Airbus has revealed its plans to create a fleet of self-flying taxis, with prototype vehicles estimated to be tested as early as the end of 2017.
The world’s second largest aeronautical company’s Vahana project is aimed at relieving rush hour congestion in major cities by creating the opportunity for commuters to “fly over traffic jams at the push of a button”.
It would work by users booking a seat on a so-called zenHOP CityAirbus drone after landing at a major international airport, for example. That drone would then fly them to their chosen helicopter pad – or zenHUB – in nine minutes, as opposed to a 90-minute taxi ride, according to the radical concept.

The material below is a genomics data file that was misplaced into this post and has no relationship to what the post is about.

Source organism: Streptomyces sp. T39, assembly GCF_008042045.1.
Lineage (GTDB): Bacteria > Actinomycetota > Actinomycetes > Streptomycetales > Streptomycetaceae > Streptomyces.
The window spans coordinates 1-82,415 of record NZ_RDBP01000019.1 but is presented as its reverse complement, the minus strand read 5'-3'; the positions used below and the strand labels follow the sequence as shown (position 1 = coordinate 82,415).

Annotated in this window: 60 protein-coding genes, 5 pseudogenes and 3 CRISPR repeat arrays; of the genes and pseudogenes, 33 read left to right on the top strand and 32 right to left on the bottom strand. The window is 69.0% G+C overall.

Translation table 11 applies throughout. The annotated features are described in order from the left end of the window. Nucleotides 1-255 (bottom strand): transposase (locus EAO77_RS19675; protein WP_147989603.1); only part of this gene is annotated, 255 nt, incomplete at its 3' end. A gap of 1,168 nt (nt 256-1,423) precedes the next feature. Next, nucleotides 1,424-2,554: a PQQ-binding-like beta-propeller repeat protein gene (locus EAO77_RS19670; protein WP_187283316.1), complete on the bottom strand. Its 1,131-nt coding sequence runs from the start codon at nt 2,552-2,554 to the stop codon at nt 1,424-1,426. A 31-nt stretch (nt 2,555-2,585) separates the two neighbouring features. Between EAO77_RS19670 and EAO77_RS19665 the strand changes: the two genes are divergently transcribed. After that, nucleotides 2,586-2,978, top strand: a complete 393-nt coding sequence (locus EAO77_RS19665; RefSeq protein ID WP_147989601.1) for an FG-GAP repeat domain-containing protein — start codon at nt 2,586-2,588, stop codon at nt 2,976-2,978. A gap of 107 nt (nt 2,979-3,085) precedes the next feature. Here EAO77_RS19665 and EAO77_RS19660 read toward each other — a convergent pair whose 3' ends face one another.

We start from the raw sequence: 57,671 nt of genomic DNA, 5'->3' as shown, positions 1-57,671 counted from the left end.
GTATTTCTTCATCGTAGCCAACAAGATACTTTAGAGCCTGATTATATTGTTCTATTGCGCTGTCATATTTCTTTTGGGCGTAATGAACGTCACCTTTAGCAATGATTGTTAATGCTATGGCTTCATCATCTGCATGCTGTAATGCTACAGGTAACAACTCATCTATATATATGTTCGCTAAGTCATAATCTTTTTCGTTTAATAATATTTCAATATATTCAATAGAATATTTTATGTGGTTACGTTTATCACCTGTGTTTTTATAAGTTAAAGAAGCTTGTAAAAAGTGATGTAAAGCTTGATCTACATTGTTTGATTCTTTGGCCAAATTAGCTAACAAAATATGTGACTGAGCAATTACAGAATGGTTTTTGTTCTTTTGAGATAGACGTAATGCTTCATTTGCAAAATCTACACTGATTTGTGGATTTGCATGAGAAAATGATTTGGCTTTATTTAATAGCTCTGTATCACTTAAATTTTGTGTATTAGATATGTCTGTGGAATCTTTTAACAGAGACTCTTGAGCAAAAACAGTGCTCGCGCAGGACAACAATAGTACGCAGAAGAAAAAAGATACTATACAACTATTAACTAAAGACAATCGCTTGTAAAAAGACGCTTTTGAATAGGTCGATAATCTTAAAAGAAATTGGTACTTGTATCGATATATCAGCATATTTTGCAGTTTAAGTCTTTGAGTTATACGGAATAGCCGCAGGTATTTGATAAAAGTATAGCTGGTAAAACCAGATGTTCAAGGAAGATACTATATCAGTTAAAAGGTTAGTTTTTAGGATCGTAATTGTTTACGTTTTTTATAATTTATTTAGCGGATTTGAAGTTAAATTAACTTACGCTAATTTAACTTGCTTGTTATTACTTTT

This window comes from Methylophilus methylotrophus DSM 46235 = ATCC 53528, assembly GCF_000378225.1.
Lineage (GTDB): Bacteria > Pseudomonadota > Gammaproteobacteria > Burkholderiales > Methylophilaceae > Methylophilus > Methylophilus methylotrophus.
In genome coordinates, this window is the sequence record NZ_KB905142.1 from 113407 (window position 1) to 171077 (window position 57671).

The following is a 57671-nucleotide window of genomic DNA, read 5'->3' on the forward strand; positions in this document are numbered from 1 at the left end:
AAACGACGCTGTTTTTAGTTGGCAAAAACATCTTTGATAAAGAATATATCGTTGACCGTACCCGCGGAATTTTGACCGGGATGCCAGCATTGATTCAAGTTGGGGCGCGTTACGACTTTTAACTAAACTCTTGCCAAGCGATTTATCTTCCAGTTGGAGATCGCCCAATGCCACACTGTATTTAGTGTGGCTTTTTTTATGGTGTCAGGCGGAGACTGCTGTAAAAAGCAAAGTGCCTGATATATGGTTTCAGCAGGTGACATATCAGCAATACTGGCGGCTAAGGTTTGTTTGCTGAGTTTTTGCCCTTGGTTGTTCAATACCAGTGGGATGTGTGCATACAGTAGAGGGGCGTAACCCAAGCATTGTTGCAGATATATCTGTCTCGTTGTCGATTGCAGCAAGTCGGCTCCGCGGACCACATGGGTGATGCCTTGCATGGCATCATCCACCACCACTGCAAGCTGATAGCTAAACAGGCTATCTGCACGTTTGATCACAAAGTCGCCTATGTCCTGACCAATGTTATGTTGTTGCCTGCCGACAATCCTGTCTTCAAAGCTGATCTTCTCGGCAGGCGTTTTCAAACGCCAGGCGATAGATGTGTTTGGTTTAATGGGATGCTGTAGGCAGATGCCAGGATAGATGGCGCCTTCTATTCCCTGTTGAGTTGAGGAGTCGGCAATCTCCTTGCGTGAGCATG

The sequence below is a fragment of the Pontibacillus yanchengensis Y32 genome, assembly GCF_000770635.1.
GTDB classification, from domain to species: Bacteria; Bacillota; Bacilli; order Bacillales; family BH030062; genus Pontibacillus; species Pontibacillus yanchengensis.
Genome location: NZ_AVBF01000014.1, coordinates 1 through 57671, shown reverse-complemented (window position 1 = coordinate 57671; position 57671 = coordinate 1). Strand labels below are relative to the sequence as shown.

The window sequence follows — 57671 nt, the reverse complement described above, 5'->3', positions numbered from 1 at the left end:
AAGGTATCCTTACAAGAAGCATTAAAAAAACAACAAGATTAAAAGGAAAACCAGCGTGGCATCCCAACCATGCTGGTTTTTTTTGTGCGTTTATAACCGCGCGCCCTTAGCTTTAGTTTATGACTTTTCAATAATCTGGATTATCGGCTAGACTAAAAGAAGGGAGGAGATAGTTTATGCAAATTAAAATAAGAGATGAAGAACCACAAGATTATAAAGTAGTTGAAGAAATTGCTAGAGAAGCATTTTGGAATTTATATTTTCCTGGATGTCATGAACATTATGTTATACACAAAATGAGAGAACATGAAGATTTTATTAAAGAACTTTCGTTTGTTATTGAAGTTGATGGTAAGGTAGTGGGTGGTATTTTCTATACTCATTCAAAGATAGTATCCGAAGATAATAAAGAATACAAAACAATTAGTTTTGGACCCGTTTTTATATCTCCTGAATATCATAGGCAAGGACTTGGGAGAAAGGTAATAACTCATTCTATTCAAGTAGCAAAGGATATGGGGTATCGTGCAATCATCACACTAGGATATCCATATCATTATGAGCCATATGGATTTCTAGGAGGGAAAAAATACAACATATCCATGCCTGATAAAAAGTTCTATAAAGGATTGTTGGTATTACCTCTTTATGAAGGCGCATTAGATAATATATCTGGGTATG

It also predicts the cost to be no more than a taxi ride, if split with three other passengers going to the same destination, and claims to eliminate the need to worry about luggage or security of your flight being hacked.
While the concept might sound like something from a science fiction film and 2017 might seem a bit ambitious, Airbus engineer Rodin Lyasoff insisted “many of the technologies needed, such as batteries, motors and avionics are most of the way there”.